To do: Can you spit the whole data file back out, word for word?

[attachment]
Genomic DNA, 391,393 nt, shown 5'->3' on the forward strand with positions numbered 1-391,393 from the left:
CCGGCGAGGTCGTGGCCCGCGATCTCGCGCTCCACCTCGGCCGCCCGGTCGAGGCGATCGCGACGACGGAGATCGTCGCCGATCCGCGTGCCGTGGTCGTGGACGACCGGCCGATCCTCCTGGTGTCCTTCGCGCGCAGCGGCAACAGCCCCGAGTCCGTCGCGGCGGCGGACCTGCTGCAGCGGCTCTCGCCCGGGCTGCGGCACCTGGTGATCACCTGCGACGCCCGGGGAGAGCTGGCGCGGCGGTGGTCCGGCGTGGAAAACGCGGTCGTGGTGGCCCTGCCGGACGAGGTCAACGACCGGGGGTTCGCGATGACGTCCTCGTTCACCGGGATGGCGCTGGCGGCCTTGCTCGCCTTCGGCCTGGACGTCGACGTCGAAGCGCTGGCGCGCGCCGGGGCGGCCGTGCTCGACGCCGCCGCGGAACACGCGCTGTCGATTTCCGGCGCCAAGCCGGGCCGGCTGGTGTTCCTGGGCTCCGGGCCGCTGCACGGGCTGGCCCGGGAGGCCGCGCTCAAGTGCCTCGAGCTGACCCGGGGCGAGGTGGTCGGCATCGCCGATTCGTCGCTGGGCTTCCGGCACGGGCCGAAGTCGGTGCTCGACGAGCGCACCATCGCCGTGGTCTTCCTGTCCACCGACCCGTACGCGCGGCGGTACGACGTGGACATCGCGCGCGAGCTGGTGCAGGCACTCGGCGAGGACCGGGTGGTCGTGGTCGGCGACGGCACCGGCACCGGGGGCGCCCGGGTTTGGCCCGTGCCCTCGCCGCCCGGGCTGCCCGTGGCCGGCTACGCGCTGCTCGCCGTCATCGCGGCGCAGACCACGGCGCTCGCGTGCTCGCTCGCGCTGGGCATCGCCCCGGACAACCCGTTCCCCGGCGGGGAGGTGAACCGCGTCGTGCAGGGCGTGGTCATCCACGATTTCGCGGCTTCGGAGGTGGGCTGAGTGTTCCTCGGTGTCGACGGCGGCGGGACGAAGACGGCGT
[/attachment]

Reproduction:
Genomic DNA, 391,393 nt, shown 5'->3' on the forward strand with positions numbered 1-391,393 from the left:
CCGGCGAGGTCGTGGCCCGCGATCTCGCGCTCCACCTCGGCCGCCCGGTCGAGGCGATCGCGACGACGGAGATCGTCGCCGATCCGCGTGCCGTGGTCGTGGACGACCGGCCGATCCTCCTGGTGTCCTTCGCGCGCAGCGGCAACAGCCCCGAGTCCGTCGCGGCGGCGGACCTGCTGCAGCGGCTCTCGCCCGGGCTGCGGCACCTGGTGATCACCTGCGACGCCCGGGGAGAGCTGGCGCGGCGGTGGTCCGGCGTGGAAAACGCGGTCGTGGTGGCCCTGCCGGACGAGGTCAACGACCGGGGGTTCGCGATGACGTCCTCGTTCACCGGGATGGCGCTGGCGGCCTTGCTCGCCTTCGGCCTGGACGTCGACGTCGAAGCGCTGGCGCGCGCCGGGGCGGCCGTGCTCGACGCCGCCGCGGAACACGCGCTGTCGATTTCCGGCGCCAAGCCGGGCCGGCTGGTGTTCCTGGGCTCCGGGCCGCTGCACGGGCTGGCCCGGGAGGCCGCGCTCAAGTGCCTCGAGCTGACCCGGGGCGAGGTGGTCGGCATCGCCGATTCGTCGCTGGGCTTCCGGCACGGGCCGAAGTCGGTGCTCGACGAGCGCACCATCGCCGTGGTCTTCCTGTCCACCGACCCGTACGCGCGGCGGTACGACGTGGACATCGCGCGCGAGCTGGTGCAGGCACTCGGCGAGGACCGGGTGGTCGTGGTCGGCGACGGCACCGGCACCGGGGGCGCCCGGGTTTGGCCCGTGCCCTCGCCGCCCGGGCTGCCCGTGGCCGGCTACGCGCTGCTCGCCGTCATCGCGGCGCAGACCACGGCGCTCGCGTGCTCGCTCGCGCTGGGCATCGCCCCGGACAACCCGTTCCCCGGCGGGGAGGTGAACCGCGTCGTGCAGGGCGTGGTCATCCACGATTTCGCGGCTTCGGAGGTGGGCTGAGTGTTCCTCGGTGTCGACGGCGGCGGGACGAAGACGGCGT